How health app content should be reviewed by subject matter experts.
Each app must be reviewed by subject matter experts (SMEs) to check that any health-related content:
- is accurate
- meets national guidelines
- can provide evidence for any health claims it makes
How the process works
Developers will have completed a self-assessment to ensure their app meets the required level of technical and clinical best practice.
Once an app has been approved via self-assessment, SMEs will act as an additional panel of reviewers to assess the app’s content from a number of more specialised angles.
This broadly covers 2 areas:
- health content
- behaviour change theory
Before you review the app you may be asked to sign a non-disclosure agreement (NDA) to protect the intellectual property (IP) of app developers. You’ll also need to declare any potential conflicts of interest.
What validation means
The validation stage aims to:
- verify the answers given in the developer’s self-assessment
- identify and address any concerns and issues with the answers provided by the developers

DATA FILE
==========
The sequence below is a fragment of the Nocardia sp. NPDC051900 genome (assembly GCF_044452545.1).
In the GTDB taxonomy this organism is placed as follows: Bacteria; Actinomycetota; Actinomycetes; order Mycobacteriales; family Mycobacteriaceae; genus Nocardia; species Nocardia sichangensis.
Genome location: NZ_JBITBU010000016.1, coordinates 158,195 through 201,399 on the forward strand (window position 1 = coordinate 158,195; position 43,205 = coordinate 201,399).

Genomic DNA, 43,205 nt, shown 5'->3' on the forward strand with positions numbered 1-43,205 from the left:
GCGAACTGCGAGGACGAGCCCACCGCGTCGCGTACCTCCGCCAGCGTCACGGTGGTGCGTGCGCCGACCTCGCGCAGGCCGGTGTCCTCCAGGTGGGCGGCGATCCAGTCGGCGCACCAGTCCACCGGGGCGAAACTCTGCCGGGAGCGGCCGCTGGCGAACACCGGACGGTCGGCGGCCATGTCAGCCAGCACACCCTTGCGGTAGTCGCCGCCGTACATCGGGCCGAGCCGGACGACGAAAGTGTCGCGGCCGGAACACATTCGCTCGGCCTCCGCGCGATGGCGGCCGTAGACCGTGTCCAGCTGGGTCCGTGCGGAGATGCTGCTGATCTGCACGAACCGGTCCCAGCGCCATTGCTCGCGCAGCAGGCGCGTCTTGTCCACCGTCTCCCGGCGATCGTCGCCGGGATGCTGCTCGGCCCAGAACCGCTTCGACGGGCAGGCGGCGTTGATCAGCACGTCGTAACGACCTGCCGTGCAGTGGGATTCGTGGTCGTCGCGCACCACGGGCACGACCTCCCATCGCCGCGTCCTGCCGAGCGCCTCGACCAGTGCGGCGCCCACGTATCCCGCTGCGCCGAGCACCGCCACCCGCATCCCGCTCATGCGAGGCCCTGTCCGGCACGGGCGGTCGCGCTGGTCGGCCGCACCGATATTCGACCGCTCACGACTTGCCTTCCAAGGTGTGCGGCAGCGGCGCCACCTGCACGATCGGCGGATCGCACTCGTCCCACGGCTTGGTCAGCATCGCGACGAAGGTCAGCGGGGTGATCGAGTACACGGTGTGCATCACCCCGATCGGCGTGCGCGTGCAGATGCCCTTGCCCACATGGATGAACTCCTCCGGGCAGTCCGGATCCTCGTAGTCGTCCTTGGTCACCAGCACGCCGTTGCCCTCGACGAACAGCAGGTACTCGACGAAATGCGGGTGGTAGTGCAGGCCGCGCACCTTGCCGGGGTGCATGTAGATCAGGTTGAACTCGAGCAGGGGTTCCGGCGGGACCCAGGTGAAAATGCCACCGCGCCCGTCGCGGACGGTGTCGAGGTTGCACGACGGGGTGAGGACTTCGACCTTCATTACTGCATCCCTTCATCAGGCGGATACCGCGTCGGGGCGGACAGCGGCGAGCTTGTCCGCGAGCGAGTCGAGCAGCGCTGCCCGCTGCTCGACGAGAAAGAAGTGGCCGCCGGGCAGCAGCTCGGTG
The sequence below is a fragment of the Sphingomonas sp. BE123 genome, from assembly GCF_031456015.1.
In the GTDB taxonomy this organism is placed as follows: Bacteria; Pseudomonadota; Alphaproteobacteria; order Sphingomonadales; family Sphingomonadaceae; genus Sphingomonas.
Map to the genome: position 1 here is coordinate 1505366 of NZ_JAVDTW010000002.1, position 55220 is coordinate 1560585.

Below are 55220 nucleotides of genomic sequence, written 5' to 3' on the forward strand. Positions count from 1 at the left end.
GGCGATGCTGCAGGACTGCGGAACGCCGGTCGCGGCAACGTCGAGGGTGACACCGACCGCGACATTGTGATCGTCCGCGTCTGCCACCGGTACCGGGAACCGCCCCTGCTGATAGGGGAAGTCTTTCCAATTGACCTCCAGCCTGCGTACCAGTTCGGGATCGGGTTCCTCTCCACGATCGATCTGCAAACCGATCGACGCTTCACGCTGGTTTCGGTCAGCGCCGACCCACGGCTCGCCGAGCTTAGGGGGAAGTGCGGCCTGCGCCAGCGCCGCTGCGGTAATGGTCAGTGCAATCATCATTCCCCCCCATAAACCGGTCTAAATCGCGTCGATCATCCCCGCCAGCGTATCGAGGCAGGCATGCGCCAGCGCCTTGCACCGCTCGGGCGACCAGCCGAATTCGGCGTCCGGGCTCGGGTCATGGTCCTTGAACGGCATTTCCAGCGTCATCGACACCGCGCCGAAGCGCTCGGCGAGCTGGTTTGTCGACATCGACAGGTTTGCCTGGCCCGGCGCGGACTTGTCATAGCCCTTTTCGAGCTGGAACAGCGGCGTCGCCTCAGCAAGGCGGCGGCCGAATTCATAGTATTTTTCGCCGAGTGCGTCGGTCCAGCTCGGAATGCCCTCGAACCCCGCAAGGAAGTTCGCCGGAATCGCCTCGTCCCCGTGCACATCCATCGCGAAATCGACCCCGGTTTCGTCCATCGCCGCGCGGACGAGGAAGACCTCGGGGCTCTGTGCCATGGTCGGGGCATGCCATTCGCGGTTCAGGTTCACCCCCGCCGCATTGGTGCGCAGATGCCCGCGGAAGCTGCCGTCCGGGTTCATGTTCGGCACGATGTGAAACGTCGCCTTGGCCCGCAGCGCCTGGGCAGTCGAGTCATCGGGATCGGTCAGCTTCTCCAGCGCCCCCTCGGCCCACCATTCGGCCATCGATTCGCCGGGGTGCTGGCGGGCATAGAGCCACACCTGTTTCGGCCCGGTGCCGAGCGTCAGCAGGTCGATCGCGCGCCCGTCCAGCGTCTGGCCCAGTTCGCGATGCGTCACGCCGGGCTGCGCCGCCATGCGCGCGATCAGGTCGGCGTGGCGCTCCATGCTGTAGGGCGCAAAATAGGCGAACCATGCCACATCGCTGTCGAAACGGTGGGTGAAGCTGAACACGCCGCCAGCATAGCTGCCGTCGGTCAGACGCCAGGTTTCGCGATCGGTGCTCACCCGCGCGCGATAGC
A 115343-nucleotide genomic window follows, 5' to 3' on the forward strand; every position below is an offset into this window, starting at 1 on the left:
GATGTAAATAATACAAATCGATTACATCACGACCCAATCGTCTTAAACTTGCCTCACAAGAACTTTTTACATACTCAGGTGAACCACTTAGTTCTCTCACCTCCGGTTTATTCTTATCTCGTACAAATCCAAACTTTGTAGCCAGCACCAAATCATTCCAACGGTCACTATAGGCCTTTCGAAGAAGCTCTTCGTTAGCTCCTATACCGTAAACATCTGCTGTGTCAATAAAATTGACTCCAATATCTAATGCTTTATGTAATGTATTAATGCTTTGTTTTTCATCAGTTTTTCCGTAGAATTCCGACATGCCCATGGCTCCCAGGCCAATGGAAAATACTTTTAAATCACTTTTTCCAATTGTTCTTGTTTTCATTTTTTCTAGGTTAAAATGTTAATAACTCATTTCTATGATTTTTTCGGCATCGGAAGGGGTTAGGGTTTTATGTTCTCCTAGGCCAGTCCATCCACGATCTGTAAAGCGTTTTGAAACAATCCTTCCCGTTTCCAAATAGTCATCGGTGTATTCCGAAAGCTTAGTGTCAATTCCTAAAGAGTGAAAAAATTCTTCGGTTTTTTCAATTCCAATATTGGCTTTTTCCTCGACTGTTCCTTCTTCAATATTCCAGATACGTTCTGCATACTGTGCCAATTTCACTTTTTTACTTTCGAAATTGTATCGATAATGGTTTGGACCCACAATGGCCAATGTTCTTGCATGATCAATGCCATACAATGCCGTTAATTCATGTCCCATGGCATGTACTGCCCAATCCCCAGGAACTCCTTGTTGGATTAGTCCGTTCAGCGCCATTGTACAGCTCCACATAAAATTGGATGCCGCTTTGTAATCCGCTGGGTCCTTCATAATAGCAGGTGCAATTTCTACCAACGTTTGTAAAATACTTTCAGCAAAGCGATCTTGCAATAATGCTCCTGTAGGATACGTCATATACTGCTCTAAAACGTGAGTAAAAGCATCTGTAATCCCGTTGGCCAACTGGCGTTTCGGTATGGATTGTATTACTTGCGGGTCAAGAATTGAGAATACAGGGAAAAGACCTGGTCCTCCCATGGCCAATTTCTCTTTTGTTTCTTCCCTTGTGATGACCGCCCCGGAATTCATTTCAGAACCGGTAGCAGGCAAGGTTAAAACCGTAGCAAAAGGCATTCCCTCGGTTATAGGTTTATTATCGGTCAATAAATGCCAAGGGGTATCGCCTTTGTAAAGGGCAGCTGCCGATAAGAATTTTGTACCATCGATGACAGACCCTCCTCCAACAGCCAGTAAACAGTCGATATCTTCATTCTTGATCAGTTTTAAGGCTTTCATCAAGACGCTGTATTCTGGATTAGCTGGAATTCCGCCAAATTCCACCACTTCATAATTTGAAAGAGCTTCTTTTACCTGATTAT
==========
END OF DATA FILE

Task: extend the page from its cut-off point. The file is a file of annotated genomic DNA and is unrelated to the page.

As an app reviewer, you will:
- use an objective process (based on data and evidence) to evaluate any app health or behaviour change content against a set of criteria deemed appropriate for the topic area by the relevant Public Health England team
- question developers and ask for documented proof of any elements of the app which you feel are not sufficiently covered - such as clinical evidence of impact
You can also provide feedback on improvements and changes to the app.
Overall, the aim is to give an app a ‘pass’ or ‘fail’ score.
If the developer doesn’t provide enough information to back up their claims, ask them for good quality evidence to support the statements. If they still fail, you will need to provide feedback on improvements and changes.
Make sure you give developers a deadline for making changes and resubmitting evidence. We don’t suggest a cap to the number of feedback and change rounds: this is at the discretion of your app assessing body. Ensure your feedback is clear and specific.
Apps that complete this stage can then be used in confidence by public health bodies, and may be listed on the NHS Digital Tools Library.
Developers must provide good quality evidence to show that their app delivers the results that they claim. Their app will not be considered without good quality evidence. Evidence provided by an independent evaluating body will carry more weight than the developer’s own findings. All evidence should demonstrate the app’s clinical effectiveness and its benefits to the healthcare system.
Learn more about how to provide evidence from these guides commissioned by the National Institute For Health and Clinical Excellence (NICE).
Contact email@example.com for more information.